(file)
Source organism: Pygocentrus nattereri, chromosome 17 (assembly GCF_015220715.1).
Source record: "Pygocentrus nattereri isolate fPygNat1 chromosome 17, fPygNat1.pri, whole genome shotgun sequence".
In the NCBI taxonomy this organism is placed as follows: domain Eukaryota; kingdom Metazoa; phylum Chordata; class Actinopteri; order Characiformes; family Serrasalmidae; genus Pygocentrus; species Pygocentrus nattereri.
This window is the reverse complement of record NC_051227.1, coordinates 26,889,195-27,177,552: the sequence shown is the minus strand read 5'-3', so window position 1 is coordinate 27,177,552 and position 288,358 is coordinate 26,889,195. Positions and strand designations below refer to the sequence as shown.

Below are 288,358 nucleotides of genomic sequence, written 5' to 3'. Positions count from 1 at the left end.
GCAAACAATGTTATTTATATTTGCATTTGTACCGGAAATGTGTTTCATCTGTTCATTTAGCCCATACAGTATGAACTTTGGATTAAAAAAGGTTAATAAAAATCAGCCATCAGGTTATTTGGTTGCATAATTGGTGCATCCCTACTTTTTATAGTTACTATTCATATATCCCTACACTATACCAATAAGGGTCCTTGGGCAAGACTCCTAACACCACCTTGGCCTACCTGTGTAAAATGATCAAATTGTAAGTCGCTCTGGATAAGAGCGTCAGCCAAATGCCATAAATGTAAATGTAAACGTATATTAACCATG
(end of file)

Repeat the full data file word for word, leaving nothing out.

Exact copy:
Source organism: Pygocentrus nattereri, chromosome 17 (assembly GCF_015220715.1).
Source record: "Pygocentrus nattereri isolate fPygNat1 chromosome 17, fPygNat1.pri, whole genome shotgun sequence".
In the NCBI taxonomy this organism is placed as follows: domain Eukaryota; kingdom Metazoa; phylum Chordata; class Actinopteri; order Characiformes; family Serrasalmidae; genus Pygocentrus; species Pygocentrus nattereri.
This window is the reverse complement of record NC_051227.1, coordinates 26,889,195-27,177,552: the sequence shown is the minus strand read 5'-3', so window position 1 is coordinate 27,177,552 and position 288,358 is coordinate 26,889,195. Positions and strand designations below refer to the sequence as shown.

Below are 288,358 nucleotides of genomic sequence, written 5' to 3'. Positions count from 1 at the left end.
GCAAACAATGTTATTTATATTTGCATTTGTACCGGAAATGTGTTTCATCTGTTCATTTAGCCCATACAGTATGAACTTTGGATTAAAAAAGGTTAATAAAAATCAGCCATCAGGTTATTTGGTTGCATAATTGGTGCATCCCTACTTTTTATAGTTACTATTCATATATCCCTACACTATACCAATAAGGGTCCTTGGGCAAGACTCCTAACACCACCTTGGCCTACCTGTGTAAAATGATCAAATTGTAAGTCGCTCTGGATAAGAGCGTCAGCCAAATGCCATAAATGTAAATGTAAACGTATATTAACCATG